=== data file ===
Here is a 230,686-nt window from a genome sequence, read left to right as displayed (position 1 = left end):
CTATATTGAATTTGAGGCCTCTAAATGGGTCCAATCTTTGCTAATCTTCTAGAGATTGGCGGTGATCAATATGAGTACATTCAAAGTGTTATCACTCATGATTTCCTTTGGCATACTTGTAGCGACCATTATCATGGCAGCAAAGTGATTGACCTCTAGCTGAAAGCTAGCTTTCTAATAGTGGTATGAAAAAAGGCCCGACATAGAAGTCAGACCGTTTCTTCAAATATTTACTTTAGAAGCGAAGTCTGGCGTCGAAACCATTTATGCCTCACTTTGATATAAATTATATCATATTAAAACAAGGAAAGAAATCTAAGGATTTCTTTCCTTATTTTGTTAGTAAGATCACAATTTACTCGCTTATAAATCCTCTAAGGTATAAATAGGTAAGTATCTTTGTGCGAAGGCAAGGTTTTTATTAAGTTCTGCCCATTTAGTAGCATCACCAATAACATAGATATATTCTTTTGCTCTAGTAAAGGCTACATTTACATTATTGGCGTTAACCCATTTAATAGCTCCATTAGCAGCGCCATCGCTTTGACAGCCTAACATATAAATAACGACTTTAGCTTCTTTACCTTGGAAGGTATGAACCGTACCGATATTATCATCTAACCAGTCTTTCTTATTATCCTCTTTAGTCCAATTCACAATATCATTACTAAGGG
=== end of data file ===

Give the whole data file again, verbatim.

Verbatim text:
Here is a 230,686-nt window from a genome sequence, read left to right as displayed (position 1 = left end):
CTATATTGAATTTGAGGCCTCTAAATGGGTCCAATCTTTGCTAATCTTCTAGAGATTGGCGGTGATCAATATGAGTACATTCAAAGTGTTATCACTCATGATTTCCTTTGGCATACTTGTAGCGACCATTATCATGGCAGCAAAGTGATTGACCTCTAGCTGAAAGCTAGCTTTCTAATAGTGGTATGAAAAAAGGCCCGACATAGAAGTCAGACCGTTTCTTCAAATATTTACTTTAGAAGCGAAGTCTGGCGTCGAAACCATTTATGCCTCACTTTGATATAAATTATATCATATTAAAACAAGGAAAGAAATCTAAGGATTTCTTTCCTTATTTTGTTAGTAAGATCACAATTTACTCGCTTATAAATCCTCTAAGGTATAAATAGGTAAGTATCTTTGTGCGAAGGCAAGGTTTTTATTAAGTTCTGCCCATTTAGTAGCATCACCAATAACATAGATATATTCTTTTGCTCTAGTAAAGGCTACATTTACATTATTGGCGTTAACCCATTTAATAGCTCCATTAGCAGCGCCATCGCTTTGACAGCCTAACATATAAATAACGACTTTAGCTTCTTTACCTTGGAAGGTATGAACCGTACCGATATTATCATCTAACCAGTCTTTCTTATTATCCTCTTTAGTCCAATTCACAATATCATTACTAAGGG